Osteoporosis is a bone pathology leading to increase fractures risk and challenging quality of life. Since current treatments could exhibit deleterious side effects, the use of food compounds derived from plants represents a promising innovative alternative due to their potential therapeutic and preventive activities against human diseases. In this study, we investigated the ability of the polyphenol fisetin to counter osteoporosis and analyzed the cellular and molecular mechanisms involved. In vivo, fisetin consumption significantly prevented bone loss in estrogen deficiency and inflammation mice osteoporosis models. Indeed, bone mineral density, micro-architecture parameters and bone markers were positively modulated by fisetin. Consistent with in vivo results, we showed that fisetin represses RANKL-induced osteoclast differentiation and activity as demonstrated by an inhibition of multinucleated cells formation, TRAP activity and differentiation genes expression. The signaling pathways NF-κB, p38 MAPK, JNK and the key transcription factors c-Fos and NFATc1 expressions induced by RANKL, were negatively regulated by fisetin. We further showed that fisetin inhibits the constitutive proteasomal degradation of MKP-1, the phosphatase that deactivates p38 and JNK. Consistently, using shRNA stable cell lines, we demonstrated that impairment of MKP-1 decreases fisetin potency. Taken together, these results strongly support that fisetin should be further considered as a bone protective agent.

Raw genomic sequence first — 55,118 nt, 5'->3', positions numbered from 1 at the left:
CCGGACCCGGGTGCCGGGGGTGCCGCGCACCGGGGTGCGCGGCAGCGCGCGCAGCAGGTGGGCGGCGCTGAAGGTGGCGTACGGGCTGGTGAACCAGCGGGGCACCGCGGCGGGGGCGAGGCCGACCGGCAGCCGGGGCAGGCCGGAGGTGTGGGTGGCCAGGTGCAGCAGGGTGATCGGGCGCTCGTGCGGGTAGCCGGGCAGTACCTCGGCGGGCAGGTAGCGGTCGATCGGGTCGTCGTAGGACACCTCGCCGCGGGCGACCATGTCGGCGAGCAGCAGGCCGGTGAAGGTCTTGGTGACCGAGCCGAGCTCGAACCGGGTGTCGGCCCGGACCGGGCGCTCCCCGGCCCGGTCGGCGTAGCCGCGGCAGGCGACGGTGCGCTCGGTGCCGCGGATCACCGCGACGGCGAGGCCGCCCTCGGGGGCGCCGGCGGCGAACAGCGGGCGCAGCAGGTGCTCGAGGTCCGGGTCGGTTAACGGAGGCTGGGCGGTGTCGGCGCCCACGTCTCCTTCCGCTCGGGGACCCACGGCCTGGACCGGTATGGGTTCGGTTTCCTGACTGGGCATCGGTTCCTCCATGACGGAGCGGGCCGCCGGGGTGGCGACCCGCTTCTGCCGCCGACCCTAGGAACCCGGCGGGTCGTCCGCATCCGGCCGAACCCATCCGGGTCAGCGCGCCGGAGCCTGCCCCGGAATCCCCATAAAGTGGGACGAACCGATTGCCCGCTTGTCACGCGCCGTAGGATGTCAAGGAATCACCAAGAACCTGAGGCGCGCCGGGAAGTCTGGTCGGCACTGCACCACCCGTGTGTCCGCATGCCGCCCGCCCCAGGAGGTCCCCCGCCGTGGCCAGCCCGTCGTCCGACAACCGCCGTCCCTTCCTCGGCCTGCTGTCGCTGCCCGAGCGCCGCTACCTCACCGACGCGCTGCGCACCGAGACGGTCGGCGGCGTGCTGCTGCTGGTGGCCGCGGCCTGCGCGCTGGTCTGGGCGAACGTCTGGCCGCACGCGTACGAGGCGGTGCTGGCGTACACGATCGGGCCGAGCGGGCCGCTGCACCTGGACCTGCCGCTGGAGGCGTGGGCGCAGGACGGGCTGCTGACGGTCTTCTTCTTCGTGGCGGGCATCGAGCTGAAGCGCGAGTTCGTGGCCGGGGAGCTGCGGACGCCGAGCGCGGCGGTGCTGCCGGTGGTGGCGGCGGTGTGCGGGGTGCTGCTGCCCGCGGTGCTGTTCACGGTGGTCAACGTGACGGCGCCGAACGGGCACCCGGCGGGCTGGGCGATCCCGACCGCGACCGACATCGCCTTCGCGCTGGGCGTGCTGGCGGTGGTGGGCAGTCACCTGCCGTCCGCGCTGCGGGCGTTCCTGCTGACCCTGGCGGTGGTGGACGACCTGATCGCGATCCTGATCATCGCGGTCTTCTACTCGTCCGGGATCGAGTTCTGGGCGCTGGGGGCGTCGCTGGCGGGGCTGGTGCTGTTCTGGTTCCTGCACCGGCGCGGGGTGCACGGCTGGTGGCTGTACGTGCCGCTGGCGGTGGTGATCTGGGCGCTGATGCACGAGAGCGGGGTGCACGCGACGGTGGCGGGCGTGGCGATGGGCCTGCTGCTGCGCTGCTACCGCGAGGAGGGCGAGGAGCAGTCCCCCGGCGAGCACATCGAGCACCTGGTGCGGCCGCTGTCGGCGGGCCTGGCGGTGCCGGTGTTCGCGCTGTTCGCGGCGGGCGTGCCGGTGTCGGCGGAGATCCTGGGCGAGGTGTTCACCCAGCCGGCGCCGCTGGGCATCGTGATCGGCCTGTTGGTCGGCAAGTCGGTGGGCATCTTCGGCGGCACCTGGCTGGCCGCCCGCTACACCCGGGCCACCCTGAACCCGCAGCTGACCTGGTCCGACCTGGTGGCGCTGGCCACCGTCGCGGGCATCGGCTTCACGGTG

Citation: Léotoing L, Wauquier F, Guicheux J, Miot-Noirault E, Wittrant Y, Coxam V (2013) The Polyphenol Fisetin Protects Bone by Repressing NF-κB and MKP-1-Dependent Signaling Pathways in Osteoclasts. PLoS ONE 8(7): e68388. https://doi.org/10.1371/journal.pone.0068388
Editor: Denise Pires de Carvalho, Universidade Federal do Rio de Janeiro, Brazil
Received: February 15, 2013; Accepted: June 3, 2013; Published: July 4, 2013
Copyright: © 2013 Léotoing et al. This is an open-access article distributed under the terms of the Creative Commons Attribution License, which permits unrestricted use, distribution, and reproduction in any medium, provided the original author and source are credited.
Funding: This work was supported by grants to L.L. from FEDER (Fonds Européens de Développement Régional) and Conseil Régional Auvergne through the network of Nutravita, a cluster of excellence in nutrition in Auvergne. The funders had no role in study design, data collection and analysis, decision to publish, or preparation of the manuscript.
Competing interests: The authors have declared that no competing interests exist.